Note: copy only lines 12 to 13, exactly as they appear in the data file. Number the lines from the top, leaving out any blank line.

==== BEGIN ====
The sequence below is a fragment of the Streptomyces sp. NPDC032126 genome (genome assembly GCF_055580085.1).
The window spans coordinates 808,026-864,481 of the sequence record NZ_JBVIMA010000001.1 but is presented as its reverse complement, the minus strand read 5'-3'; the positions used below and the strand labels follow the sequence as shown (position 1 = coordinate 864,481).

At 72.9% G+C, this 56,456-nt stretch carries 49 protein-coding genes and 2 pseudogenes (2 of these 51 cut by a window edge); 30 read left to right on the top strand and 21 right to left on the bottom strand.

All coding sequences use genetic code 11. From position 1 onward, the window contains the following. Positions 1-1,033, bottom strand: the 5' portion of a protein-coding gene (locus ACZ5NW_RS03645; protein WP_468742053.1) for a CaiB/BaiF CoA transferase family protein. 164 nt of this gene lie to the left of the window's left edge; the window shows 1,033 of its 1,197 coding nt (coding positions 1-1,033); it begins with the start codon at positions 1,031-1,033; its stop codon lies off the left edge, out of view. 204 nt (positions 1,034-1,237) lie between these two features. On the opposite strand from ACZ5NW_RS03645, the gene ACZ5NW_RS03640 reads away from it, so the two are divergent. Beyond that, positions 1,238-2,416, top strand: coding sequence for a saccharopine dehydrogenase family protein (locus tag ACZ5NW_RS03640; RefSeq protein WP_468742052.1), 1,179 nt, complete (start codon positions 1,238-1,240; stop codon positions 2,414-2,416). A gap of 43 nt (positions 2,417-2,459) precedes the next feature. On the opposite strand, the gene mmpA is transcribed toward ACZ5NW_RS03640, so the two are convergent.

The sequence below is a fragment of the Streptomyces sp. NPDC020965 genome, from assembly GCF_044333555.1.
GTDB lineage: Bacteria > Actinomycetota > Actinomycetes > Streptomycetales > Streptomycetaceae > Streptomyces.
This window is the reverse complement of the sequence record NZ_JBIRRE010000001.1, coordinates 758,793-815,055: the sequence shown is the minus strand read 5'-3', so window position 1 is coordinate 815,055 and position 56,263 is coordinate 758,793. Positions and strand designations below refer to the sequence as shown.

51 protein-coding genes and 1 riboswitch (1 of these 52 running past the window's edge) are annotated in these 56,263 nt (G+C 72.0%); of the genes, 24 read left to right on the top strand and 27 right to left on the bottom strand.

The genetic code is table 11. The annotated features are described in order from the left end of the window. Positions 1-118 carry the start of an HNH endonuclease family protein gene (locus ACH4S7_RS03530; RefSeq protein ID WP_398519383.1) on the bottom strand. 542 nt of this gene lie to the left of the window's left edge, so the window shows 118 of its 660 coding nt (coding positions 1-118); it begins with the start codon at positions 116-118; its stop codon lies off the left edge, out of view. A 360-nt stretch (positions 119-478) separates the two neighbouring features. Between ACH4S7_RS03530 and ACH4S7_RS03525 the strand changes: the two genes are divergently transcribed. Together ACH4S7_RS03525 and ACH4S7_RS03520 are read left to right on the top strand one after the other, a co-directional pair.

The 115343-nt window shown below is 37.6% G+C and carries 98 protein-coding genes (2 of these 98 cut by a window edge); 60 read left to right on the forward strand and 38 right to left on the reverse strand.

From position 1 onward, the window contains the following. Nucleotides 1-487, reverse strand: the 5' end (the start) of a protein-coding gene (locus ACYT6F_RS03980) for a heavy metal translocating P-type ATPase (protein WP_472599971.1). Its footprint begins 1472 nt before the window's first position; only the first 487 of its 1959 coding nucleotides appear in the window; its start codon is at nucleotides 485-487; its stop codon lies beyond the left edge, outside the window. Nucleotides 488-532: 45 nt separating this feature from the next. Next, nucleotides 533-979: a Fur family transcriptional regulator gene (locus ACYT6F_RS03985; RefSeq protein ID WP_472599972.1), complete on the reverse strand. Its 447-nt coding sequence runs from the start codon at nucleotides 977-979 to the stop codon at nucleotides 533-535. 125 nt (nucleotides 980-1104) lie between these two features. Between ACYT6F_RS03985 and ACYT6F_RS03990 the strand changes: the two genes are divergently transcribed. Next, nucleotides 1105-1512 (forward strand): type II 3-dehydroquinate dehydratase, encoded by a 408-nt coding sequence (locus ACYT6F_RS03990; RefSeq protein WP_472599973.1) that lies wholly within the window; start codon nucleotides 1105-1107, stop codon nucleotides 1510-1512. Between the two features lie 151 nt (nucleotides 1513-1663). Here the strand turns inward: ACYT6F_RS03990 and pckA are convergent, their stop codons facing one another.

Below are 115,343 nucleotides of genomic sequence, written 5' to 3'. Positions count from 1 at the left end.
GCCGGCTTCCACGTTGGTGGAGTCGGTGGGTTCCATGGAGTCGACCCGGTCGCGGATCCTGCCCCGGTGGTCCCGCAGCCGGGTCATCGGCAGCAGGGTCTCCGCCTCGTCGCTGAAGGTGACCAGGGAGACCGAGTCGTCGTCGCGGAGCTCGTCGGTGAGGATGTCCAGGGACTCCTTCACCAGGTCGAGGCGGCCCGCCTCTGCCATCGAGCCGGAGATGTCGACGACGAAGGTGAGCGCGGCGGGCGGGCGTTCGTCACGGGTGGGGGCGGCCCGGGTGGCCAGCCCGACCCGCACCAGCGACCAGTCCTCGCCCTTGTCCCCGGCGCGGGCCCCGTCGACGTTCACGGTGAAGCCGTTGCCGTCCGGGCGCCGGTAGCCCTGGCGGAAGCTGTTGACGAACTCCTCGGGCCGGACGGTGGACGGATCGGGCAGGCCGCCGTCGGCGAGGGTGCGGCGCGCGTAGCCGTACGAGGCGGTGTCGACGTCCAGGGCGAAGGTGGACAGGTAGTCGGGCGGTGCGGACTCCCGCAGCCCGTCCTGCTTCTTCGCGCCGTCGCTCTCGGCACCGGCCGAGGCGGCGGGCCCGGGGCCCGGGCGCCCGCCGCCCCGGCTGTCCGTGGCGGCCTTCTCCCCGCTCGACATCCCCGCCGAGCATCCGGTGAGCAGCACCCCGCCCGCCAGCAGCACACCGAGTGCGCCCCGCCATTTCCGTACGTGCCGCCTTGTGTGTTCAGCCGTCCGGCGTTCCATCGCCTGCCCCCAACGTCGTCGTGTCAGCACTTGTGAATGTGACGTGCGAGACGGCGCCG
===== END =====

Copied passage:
Below are 115,343 nucleotides of genomic sequence, written 5' to 3'. Positions count from 1 at the left end.
GCCGGCTTCCACGTTGGTGGAGTCGGTGGGTTCCATGGAGTCGACCCGGTCGCGGATCCTGCCCCGGTGGTCCCGCAGCCGGGTCATCGGCAGCAGGGTCTCCGCCTCGTCGCTGAAGGTGACCAGGGAGACCGAGTCGTCGTCGCGGAGCTCGTCGGTGAGGATGTCCAGGGACTCCTTCACCAGGTCGAGGCGGCCCGCCTCTGCCATCGAGCCGGAGATGTCGACGACGAAGGTGAGCGCGGCGGGCGGGCGTTCGTCACGGGTGGGGGCGGCCCGGGTGGCCAGCCCGACCCGCACCAGCGACCAGTCCTCGCCCTTGTCCCCGGCGCGGGCCCCGTCGACGTTCACGGTGAAGCCGTTGCCGTCCGGGCGCCGGTAGCCCTGGCGGAAGCTGTTGACGAACTCCTCGGGCCGGACGGTGGACGGATCGGGCAGGCCGCCGTCGGCGAGGGTGCGGCGCGCGTAGCCGTACGAGGCGGTGTCGACGTCCAGGGCGAAGGTGGACAGGTAGTCGGGCGGTGCGGACTCCCGCAGCCCGTCCTGCTTCTTCGCGCCGTCGCTCTCGGCACCGGCCGAGGCGGCGGGCCCGGGGCCCGGGCGCCCGCCGCCCCGGCTGTCCGTGGCGGCCTTCTCCCCGCTCGACATCCCCGCCGAGCATCCGGTGAGCAGCACCCCGCCCGCCAGCAGCACACCGAGTGCGCCCCGCCATTTCCGTACGTGCCGCCTTGTGTGTTCAGCCGTCCGGCGTTCCATCGCCTGCCCCCAACGTCGTCGTGTCAGCACTTGTGAATGTGACGTGCGAGACGGCGCCG